Whole Foods has temporarily shut down one of its biggest locations in downtown San Francisco yesterday. The 65,000-square-foot high-end grocery store opened in March 2022. The Standard, a local news site, reported that the decision was due to “deteriorating street conditions around drug use and crime near the grocery store as a reason for its closure.”
A spokesperson for Whole Foods told Quartz that the safety of employees is “top priority” and that no other stores in the city are being closed. “If we feel we can ensure the safety of our team members in the store, we will evaluate a reopening” of the location, they said.
The downtown store, which shortened its operating hours last October and reportedly has had at least three security guards at any given time, nonetheless suffered frequent thefts, store managers told The Standard.
San Francisco crime concerns
In late 2022, outdoor gear and apparel retailer Cotopaxi, which was located on Hayes Street in San Francisco, also closed, about a year after the store’s opening. The decision was “due to rampant organized theft and lack of safety for our team,” CEO David Smith wrote in a LinkedIn post at the time.
San Francisco is experiencing some high-profile crime of late. Just last week, Cash App founder Bob Lee was fatally stabbed in the early morning in Rincon Hill, an upscale neighborhood in San Francisco.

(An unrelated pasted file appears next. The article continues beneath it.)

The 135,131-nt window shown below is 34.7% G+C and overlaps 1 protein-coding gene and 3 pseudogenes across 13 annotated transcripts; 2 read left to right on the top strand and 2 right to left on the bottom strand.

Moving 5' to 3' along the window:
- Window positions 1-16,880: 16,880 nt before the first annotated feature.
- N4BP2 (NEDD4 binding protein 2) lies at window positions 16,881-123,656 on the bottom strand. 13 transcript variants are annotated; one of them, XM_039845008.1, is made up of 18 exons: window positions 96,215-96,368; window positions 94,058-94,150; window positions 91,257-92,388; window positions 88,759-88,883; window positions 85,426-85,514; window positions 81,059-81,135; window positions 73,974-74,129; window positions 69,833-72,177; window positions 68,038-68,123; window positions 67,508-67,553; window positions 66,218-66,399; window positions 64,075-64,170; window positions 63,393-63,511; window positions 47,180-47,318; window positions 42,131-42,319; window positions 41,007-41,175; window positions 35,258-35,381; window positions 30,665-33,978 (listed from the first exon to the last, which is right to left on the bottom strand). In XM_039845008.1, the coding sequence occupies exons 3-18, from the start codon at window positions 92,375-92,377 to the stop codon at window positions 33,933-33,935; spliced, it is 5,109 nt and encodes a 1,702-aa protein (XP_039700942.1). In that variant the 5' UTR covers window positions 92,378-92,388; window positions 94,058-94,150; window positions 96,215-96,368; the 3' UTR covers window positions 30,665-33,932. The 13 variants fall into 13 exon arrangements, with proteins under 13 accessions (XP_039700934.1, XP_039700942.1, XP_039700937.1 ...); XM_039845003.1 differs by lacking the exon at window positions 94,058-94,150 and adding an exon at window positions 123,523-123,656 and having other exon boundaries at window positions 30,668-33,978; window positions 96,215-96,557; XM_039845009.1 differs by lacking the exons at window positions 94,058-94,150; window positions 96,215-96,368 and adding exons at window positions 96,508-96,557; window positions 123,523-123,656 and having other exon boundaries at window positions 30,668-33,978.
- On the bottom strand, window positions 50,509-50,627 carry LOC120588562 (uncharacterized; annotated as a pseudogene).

In 2022, cases of larceny theft were overwhelmingly the highest category of reported crime in San Francisco, followed by motor vehicle thefts, then burglary, according to data from the San Francisco Police Department. Cases of homicide stayed the same at 56 both in 2022 and 2021, a 36% increase from 2019.
Tracking violence and crimes specifically related to retail stores can be difficult, in large part because data collection can be incomplete, as the San Francisco Chronicle reports. For instance, workers may not necessarily report cases, or retailers may be reluctant to call law enforcement or detain shoplifters, believing that offenders won’t be charged.
Meanwhile, retail workers say thin staffing and increased automation have made it easier for crime to flourish.